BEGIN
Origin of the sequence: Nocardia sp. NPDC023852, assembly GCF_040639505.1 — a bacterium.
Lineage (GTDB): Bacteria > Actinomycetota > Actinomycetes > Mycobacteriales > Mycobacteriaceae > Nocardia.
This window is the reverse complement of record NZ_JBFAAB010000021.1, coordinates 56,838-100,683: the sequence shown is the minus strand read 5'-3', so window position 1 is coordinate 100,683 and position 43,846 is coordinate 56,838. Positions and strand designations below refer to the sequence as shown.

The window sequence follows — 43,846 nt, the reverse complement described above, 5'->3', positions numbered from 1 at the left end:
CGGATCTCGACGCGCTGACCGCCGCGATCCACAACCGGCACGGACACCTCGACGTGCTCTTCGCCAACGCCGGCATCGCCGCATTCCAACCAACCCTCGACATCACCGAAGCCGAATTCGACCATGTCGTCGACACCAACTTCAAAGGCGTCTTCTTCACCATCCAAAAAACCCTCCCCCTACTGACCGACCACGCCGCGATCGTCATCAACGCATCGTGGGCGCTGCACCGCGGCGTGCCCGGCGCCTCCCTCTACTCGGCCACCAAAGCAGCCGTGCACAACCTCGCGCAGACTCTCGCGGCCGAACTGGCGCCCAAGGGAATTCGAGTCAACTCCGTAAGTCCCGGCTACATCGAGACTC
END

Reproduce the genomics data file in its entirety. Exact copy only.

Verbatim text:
Origin of the sequence: Nocardia sp. NPDC023852, assembly GCF_040639505.1 — a bacterium.
Lineage (GTDB): Bacteria > Actinomycetota > Actinomycetes > Mycobacteriales > Mycobacteriaceae > Nocardia.
This window is the reverse complement of record NZ_JBFAAB010000021.1, coordinates 56,838-100,683: the sequence shown is the minus strand read 5'-3', so window position 1 is coordinate 100,683 and position 43,846 is coordinate 56,838. Positions and strand designations below refer to the sequence as shown.

The window sequence follows — 43,846 nt, the reverse complement described above, 5'->3', positions numbered from 1 at the left end:
CGGATCTCGACGCGCTGACCGCCGCGATCCACAACCGGCACGGACACCTCGACGTGCTCTTCGCCAACGCCGGCATCGCCGCATTCCAACCAACCCTCGACATCACCGAAGCCGAATTCGACCATGTCGTCGACACCAACTTCAAAGGCGTCTTCTTCACCATCCAAAAAACCCTCCCCCTACTGACCGACCACGCCGCGATCGTCATCAACGCATCGTGGGCGCTGCACCGCGGCGTGCCCGGCGCCTCCCTCTACTCGGCCACCAAAGCAGCCGTGCACAACCTCGCGCAGACTCTCGCGGCCGAACTGGCGCCCAAGGGAATTCGAGTCAACTCCGTAAGTCCCGGCTACATCGAGACTC